Tag Archives: Nannie McIntire

Mrs. Nannie McIntire Edelen Obituary

J. Polin Edelen, 1850-1926.  Nannie Edelen, 1850-1909.  St. Rose Catholic Cemetery, Washington County, Kentucky.

The News-Leader, Springfield, Washington County, Kentucky

Thursday, September 23, 1909

Estimable Woman

Was Mrs. J. Polin Edelen Who Died Last Week

After fighting long and heroically against a most painful disease, Mrs. Nannie Edelen died Wednesday, September 15, 909.  About one year ago her health began to fail, at that time she suffered a severe attack of sickness from which it was thought she had nearly recovered, but in the spring of this year, the hopes that had been raised by her apparent recovery were to be displaced by disappointment, for the old trouble began to manifest itself in an aggravated form.  In the hope of bettering her health an operation was advised and performed.  It then developed that her case was hopeless, as she was found to be suffering from cancer of the liver.  After a few weeks at St. Joseph’s Infirmary in Louisville, she was removed to her home, where she remained until her death.

Mrs. Edelen was born in Washington County, March 19, 1850, and during the whole of her life remained a resident of her native county.  She was a daughter of the late John H. McIntire who for many years served the people of this county in the official position of County Judge, and is favorably remembered as a man of absolute fairness and the strongest integrity.  On September 20, 1870, she was married to J. Polin Edelen, to which union twelve children were born, eight of whom with her husband survive, namely, Walter, Ray, George, Joseph and Thomas Edelen, Mrs. W. T. Leachman and Misses Pearl and Stella Edelen, all of whom are residents of this county.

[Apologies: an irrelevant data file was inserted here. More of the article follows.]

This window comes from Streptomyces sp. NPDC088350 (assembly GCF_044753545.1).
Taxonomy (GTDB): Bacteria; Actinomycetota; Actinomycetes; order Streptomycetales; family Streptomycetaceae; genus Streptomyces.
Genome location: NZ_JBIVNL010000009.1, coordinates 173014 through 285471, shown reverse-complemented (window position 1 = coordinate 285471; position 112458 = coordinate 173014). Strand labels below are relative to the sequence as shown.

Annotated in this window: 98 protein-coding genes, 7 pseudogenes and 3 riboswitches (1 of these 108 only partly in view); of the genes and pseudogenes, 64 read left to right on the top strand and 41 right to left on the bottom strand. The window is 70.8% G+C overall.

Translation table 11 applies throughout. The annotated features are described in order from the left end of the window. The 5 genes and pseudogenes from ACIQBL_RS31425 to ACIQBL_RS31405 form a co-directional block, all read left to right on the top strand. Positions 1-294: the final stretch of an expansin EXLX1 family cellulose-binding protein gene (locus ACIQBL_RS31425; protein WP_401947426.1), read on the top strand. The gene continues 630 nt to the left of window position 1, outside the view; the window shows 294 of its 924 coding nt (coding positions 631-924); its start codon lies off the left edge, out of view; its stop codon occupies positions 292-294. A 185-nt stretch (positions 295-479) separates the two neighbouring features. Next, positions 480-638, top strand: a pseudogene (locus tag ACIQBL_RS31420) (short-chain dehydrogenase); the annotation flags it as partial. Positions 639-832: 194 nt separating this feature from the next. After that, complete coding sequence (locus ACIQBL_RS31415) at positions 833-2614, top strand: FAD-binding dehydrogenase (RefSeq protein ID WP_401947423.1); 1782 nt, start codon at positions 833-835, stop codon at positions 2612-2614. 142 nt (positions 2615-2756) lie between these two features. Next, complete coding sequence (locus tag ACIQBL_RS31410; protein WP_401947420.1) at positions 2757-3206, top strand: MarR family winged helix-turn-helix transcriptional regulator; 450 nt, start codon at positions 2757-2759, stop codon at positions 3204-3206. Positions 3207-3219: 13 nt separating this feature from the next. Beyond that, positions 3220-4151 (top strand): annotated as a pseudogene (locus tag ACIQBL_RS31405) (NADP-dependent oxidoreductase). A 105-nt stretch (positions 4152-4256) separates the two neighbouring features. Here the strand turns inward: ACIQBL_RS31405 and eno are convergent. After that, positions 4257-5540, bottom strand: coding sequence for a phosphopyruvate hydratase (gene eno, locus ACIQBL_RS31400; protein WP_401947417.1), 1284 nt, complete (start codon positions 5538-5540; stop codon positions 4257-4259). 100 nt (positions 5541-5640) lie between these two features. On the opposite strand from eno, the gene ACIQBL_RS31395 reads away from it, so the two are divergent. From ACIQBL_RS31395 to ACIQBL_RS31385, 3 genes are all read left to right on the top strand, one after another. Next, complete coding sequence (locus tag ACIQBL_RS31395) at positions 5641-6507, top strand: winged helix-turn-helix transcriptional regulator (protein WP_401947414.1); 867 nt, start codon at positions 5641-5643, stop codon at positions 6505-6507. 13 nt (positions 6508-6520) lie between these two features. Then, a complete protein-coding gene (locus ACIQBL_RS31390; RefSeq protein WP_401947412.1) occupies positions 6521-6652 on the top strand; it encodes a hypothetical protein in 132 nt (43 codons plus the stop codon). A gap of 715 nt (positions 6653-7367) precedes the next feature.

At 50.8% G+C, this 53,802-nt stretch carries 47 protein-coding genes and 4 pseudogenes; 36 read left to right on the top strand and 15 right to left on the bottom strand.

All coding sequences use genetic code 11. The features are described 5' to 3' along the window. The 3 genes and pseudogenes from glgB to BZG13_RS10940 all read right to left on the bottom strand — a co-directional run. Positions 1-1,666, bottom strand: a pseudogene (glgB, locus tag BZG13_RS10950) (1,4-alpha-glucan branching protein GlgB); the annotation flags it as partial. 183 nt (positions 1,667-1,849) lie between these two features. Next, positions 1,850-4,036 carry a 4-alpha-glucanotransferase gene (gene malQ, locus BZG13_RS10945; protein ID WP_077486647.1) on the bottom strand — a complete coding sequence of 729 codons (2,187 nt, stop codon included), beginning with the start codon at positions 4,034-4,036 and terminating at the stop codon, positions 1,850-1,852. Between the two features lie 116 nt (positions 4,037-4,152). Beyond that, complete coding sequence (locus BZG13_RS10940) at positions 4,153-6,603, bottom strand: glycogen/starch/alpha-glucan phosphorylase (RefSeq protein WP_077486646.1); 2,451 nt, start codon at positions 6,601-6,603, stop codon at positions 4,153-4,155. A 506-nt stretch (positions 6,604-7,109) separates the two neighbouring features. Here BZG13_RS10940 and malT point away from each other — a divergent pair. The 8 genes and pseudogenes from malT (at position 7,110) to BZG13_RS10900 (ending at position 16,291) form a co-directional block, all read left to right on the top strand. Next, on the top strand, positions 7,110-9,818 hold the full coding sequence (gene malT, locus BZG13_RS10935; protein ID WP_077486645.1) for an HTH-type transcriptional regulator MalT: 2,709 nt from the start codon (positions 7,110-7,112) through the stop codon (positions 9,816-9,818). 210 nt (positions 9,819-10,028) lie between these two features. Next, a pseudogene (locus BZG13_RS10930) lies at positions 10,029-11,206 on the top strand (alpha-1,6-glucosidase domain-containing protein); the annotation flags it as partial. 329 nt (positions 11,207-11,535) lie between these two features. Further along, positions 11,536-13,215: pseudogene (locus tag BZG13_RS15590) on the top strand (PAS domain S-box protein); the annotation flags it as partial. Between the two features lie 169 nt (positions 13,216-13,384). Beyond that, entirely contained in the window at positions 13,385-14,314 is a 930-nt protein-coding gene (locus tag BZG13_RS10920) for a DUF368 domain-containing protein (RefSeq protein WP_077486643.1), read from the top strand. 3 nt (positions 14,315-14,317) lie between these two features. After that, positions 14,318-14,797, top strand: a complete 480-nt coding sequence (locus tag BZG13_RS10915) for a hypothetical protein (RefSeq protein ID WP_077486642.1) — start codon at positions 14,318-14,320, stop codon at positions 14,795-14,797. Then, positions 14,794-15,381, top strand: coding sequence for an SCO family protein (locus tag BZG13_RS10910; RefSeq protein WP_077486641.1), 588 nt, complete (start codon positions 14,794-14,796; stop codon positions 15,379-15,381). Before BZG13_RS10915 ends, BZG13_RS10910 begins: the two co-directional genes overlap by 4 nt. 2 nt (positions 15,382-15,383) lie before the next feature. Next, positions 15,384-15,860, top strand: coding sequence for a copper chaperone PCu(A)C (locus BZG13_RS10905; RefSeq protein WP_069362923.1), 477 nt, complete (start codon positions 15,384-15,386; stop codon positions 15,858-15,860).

Mrs. Edelen was an exemplary Christian woman, possessing all those virtues which go to make a noble character.  She was never happier than when doing something to alleviate the pain and suffering of those in sickness or distress and whatever acts of charity she performed was done for charity’s sake for she never sought to place them in the public glare in order to gain the applause of the world, for she was satisfied when she knew in her own heart that she had done the right as she saw it, and when once her path of duty was clear to her mind she was absolutely fearless in the discharge of that duty.

Funeral services were conducted Friday at St. Rose where a High Requeim Mass was sung by Rev. Father Kennedy, after which the remains were laid to rest in St. Rose Cemetery.  The large crowd which was present and the many beautiful floral designs was evidence of the high esteem in which she was held.  So consistent was her life in its every phase that were we to write it in one word, that word would be ‘Sincerity.’